LIKE MANY AMERICANS, I work in an office, and also like many Americans, mine includes strange organisms with Latin names. I never asked for these officemates and, most days, I forget they’re even there. But on the rare days when they call attention to themselves — when drooping leaves announce the need for water, or yellow fronds start to collect on the carpet — I remember how they came to me in the first place. The Dracaena draco, or dragon tree, came from Beatrice, who left my school for one in Indiana. Ditto the Ficus elastica in the corner. My Sansevieria trifasciata, or snake plant, was once Becky’s, but she took a departmental chair position elsewhere. And my Pelargonium citrosum, or citronella geranium, belonged to Heidi before she quit academia in order to concentrate full-time on her writing.
These officemates of mine are an exotic bunch — the dragon tree is native to the Canary Islands, for instance, while geraniums are most commonly found in the Mediterranean region and southern parts of the African continent — but they are also a common feature of modern office life. They thrive indoors under semi-stable conditions, much like the human office worker. Since the 1950s, the decade that saw the growth of white-collar jobs in the United States along with its spatial counterpart, the modern office, researchers have observed positive correlations between aesthetically pleasing office environments enhanced by indoor plant life and apparent rates of worker satisfaction and productivity. The American biologist E. O. Wilson went so far as to argue in his 1984 work Biophilia that our attraction to plants is demonstrative of “an innate tendency” in humans. Wilson borrowed the term “biophilia” from the German philosopher Eric Fromm, whose original concept emphasized “liebe zum lebendigen” (or “love for the living”) and the natural capacity for “growth, whether in a person, a plant, an idea, or a social group.” By contrast, Wilson’s “biophilia” tries to explain our specific love for plants and nonhuman forms of nature, diverting the focus away from their roles within natural systems and, at the same time, their relationships with each other. While Fromm viewed biophilia as a societal objective that could only be achieved given a set of human-engineered advancements (security, justice, and freedom), Wilson changed the conversation by making it about loving the natural world enough to preserve it.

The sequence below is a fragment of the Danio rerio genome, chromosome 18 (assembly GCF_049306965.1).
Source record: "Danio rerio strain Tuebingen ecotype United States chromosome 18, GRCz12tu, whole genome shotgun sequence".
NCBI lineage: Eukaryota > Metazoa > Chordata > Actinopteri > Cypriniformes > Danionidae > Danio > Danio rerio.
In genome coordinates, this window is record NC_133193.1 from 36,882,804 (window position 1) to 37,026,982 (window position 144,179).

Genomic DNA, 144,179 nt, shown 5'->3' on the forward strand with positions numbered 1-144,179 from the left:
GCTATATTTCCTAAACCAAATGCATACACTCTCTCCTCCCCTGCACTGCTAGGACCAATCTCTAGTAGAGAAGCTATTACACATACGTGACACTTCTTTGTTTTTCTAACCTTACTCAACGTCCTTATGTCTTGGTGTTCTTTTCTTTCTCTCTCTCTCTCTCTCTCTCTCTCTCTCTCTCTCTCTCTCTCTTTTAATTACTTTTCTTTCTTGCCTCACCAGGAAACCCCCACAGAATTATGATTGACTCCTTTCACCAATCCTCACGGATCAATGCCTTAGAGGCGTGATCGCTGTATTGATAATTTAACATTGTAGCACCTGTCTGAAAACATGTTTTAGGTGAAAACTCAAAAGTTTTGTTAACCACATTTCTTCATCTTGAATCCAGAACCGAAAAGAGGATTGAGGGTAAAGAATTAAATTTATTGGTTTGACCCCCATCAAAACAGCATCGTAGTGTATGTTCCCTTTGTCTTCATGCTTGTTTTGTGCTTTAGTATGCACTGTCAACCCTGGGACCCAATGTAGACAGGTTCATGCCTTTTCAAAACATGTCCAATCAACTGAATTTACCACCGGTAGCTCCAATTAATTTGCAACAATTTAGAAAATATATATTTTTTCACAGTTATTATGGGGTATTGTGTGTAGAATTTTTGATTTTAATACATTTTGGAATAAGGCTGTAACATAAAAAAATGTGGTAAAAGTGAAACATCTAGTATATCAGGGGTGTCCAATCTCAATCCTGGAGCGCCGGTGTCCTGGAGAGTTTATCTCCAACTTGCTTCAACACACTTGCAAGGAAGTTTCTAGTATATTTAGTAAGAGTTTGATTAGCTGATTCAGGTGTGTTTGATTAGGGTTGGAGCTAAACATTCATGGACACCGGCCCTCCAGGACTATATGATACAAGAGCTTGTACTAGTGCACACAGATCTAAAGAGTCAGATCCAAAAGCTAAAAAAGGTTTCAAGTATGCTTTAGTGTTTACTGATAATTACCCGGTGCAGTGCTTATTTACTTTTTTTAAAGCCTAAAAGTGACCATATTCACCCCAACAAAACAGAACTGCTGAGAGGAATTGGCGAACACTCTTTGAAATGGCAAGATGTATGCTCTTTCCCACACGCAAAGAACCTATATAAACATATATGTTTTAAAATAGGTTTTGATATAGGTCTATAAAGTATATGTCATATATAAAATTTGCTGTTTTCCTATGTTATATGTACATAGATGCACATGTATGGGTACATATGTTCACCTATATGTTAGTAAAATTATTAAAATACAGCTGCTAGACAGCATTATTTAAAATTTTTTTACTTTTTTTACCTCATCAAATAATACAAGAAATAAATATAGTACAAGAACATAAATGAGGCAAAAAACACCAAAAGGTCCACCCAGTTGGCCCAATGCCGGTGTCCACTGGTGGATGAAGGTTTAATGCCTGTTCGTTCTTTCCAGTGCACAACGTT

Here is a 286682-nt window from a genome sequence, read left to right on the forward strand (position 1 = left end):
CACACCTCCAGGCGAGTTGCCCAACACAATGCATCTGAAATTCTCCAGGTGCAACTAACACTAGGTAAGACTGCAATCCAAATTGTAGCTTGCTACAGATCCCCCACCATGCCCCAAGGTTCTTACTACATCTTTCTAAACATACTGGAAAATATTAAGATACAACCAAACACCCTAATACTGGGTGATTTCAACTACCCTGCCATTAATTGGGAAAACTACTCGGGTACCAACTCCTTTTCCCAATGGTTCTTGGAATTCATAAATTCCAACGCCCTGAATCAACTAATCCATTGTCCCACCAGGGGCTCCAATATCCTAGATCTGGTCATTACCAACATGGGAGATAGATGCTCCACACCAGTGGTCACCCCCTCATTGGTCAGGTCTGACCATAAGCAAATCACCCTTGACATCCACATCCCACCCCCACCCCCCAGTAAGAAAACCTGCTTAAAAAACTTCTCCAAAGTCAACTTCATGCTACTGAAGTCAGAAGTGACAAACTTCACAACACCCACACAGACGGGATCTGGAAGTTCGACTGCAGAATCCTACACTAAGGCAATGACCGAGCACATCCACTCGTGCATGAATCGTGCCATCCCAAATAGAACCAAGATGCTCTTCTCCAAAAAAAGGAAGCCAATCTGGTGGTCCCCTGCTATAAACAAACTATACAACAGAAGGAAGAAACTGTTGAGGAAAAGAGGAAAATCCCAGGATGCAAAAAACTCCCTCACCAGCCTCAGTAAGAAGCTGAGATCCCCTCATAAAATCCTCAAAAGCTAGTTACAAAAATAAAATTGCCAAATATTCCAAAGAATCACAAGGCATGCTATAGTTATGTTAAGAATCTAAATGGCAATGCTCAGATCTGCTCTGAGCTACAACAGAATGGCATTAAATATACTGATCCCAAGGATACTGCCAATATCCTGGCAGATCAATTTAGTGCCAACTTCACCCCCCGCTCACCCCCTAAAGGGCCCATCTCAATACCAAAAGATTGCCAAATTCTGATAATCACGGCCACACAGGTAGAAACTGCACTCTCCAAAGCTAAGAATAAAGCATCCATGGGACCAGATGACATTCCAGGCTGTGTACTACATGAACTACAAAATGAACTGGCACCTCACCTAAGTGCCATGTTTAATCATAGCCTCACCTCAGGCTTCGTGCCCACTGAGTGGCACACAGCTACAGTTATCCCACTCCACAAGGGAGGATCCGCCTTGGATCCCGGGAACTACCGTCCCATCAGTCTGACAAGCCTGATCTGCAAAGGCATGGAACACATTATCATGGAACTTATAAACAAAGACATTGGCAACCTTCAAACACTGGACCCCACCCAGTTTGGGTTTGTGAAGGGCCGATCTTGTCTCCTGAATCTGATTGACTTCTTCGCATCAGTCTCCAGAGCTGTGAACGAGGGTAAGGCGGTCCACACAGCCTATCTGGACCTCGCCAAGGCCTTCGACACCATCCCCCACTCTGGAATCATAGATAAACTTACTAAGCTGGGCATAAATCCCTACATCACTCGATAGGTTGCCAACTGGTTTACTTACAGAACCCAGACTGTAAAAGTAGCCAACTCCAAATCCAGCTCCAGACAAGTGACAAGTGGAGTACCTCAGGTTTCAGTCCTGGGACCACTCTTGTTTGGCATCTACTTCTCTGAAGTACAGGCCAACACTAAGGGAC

It is Wilson’s version of biophilia, not Fromm’s, that is chiefly on display at The Spheres, the new hybrid conservatory-office building located at Amazon company headquarters in Seattle. Indeed, Amazon cites Wilson directly in much of its display and advertising materials, which are available to the public, unlike the interior space of the building itself, which is not. While certain ranks of Amazon employees are permitted access to The Spheres during normal working hours, the public must be content with a basement-level lobby area dubbed Understory, which speaks enticingly of the building’s innovative features to an audience that is not allowed to actually witness them firsthand (except on official tours, which are offered twice each month). I was lucky enough to gain entrance to The Spheres recently in the company of Ira Gerlich, a contractor who works with but not for Amazon and whose company, evolution Projects, oversees the in-house dining facilities there.